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It’s more difficult to get Medicaid than it is to get an Obamacare health plan.

If you’re a legal resident of the United States, you can buy an Obamacare private health insurance plan through your ACA health insurance exchange as long as you’re not eligible for Medicare. If your income is from 100% to 400% of federal poverty level, you may qualify for a subsidy that helps pay part of your monthly health insurance premiums (note that the lower threshold for subsidy eligibility is 138 percent of the poverty level in states that have expanded Medicaid; in those states, Medicaid is available to people with income up to 138 percent of the poverty level).

If your income is above 400% of FPL, you won’t get help paying for the health insurance sold on Obamacare exchanges, but you may buy an Obamacare plan anyway. In this case, you’ll be responsible for paying 100% of the monthly premium yourself.

The criteria to get Medicaid are strict and vary from state to state. The original intent of the ACA was that all legal residents with incomes up to 138% of FPL would get Medicaid coverage for free. However, a Supreme Court decision made complying with this part of the Affordable Care Act optional. This resulted in a confusing system in which some states have very strict Medicaid eligibility criteria because their leaders chose not to expand Medicaid coverage, but other states have more lenient Medicaid eligibility criteria because their leaders opted into the ACA’s Medicaid expansion.
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"Obamacare" plans are private plans; Medicaid is government-run coverage
The most important difference between Medicaid and Obamacare is that Obamacare health plans are offered by private health insurance companies while Medicaid is a government program.

Medicaid, the government health insurance program for low-income United States residents, is a social welfare program like SNAP food stamps or Temporary Assistance to Needy Families.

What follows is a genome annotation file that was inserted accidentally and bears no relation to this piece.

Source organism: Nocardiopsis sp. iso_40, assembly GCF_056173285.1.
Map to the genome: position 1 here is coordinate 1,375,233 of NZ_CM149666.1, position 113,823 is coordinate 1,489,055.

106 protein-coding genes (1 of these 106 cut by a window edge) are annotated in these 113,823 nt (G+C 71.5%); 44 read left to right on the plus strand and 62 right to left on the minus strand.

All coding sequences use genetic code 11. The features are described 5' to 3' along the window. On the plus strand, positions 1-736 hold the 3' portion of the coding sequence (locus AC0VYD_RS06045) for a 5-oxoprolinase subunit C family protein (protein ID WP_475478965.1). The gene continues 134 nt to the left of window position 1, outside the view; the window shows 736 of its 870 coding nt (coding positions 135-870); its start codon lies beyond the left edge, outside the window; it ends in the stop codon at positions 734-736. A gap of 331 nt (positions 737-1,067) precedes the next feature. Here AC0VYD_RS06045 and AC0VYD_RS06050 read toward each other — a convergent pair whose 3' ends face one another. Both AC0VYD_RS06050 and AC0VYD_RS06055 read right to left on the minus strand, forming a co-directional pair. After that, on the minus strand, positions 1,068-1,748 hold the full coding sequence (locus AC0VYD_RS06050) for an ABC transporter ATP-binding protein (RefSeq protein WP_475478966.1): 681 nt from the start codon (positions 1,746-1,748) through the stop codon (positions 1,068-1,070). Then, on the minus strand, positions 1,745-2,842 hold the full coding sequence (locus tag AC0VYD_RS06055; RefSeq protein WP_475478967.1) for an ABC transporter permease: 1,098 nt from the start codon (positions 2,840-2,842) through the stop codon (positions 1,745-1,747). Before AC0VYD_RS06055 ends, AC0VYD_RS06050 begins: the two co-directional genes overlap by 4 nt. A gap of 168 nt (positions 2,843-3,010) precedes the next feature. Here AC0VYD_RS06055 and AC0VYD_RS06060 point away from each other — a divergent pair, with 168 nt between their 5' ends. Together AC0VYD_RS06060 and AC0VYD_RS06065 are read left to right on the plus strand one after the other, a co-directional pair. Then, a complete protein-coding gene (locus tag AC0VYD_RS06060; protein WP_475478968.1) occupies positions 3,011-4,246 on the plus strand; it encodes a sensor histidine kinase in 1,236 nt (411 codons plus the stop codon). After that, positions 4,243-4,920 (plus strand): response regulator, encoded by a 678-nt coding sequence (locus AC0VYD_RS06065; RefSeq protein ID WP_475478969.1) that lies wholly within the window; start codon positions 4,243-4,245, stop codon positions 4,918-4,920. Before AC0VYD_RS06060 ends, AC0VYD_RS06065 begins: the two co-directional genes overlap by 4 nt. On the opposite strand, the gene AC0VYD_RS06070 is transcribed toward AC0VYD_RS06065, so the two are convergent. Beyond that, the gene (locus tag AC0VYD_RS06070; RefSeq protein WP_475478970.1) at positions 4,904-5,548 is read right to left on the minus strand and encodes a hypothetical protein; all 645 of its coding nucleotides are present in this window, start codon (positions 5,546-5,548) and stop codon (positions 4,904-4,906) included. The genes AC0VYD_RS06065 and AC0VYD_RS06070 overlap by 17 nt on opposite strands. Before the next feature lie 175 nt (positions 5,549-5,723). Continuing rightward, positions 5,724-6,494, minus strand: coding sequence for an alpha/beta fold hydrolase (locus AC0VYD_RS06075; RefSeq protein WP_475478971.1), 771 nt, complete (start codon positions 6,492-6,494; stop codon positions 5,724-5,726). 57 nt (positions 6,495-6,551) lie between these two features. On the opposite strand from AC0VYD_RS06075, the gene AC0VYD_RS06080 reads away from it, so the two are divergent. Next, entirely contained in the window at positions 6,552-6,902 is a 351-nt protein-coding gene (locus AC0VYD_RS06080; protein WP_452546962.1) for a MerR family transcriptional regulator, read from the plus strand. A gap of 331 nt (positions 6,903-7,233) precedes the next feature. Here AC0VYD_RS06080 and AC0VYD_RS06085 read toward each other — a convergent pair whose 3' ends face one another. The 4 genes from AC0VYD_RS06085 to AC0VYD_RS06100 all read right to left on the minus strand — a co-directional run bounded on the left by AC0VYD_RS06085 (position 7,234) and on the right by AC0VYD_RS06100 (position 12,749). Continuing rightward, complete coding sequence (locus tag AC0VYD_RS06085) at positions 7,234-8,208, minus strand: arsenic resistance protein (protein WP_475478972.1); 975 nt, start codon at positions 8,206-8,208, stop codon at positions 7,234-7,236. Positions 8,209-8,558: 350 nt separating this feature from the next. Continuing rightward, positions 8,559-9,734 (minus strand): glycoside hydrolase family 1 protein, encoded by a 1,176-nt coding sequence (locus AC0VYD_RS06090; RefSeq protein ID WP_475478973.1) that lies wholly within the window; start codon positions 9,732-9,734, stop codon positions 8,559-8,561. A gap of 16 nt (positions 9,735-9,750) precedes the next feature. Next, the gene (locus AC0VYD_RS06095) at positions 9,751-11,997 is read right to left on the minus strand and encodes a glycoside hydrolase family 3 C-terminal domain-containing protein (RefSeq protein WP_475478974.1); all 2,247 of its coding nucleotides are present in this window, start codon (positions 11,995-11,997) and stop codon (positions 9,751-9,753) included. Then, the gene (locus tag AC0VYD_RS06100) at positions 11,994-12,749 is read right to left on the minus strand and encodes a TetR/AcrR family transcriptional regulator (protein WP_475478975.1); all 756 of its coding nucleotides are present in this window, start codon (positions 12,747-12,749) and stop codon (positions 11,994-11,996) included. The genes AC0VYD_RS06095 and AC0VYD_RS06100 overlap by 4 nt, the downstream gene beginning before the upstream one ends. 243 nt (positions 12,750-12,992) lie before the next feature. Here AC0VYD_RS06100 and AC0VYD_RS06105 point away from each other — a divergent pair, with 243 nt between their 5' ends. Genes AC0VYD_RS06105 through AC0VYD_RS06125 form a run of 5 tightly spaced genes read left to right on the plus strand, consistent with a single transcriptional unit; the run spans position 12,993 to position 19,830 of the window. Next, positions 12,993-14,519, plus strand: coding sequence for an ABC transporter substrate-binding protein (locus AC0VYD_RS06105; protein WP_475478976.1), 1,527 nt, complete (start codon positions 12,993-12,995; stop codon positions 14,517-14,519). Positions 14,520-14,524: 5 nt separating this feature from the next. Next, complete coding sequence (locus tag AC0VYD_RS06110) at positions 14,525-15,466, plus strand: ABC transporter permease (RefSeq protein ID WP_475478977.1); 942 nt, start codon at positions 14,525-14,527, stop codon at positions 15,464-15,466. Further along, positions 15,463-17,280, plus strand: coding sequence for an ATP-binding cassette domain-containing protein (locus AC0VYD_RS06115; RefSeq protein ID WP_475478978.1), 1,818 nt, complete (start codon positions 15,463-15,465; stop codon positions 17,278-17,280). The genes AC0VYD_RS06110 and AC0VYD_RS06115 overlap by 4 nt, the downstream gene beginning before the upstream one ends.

The term Obamacare is typically used to describe private health insurance purchased through the Affordable Care Act’s health insurance exchanges.

Obamacare health insurance plans are offered by health insurance companies such as Blue Cross, Kaiser Permanente, Molina, Aetna, Humana, Wellpoint, and others. Obamacare health plans are not run by the government.

It's worth noting, however, that more than three-quarters of Medicaid enrollees nationwide are on Medicaid managed care plans, which means that their insurance is administered by private insurers that also sell commercial insurance to individuals and businesses. Those plans operate via a contract with the state government to provide Medicaid benefits.
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In most instances, Medicaid does not require much in the way of copayments, coinsurance, or deductibles. Since Medicaid is intended for those with very low incomes, anything other than token small amounts of cost-sharing would be unaffordable to Medicaid recipients and present a potential barrier to care.

On the other hand, Obamacare health plans do come with deductibles, copayments, and coinsurance. Since a deductible of several thousand dollars can be difficult for people with modest incomes to pay, there is a cost-sharing subsidy available to those making less than 250% of FPL that helps to decrease these cost-sharing expenses. Those making more than 250% of FPL are responsible for the full amount of any cost-sharing required by their Obamacare health plan.
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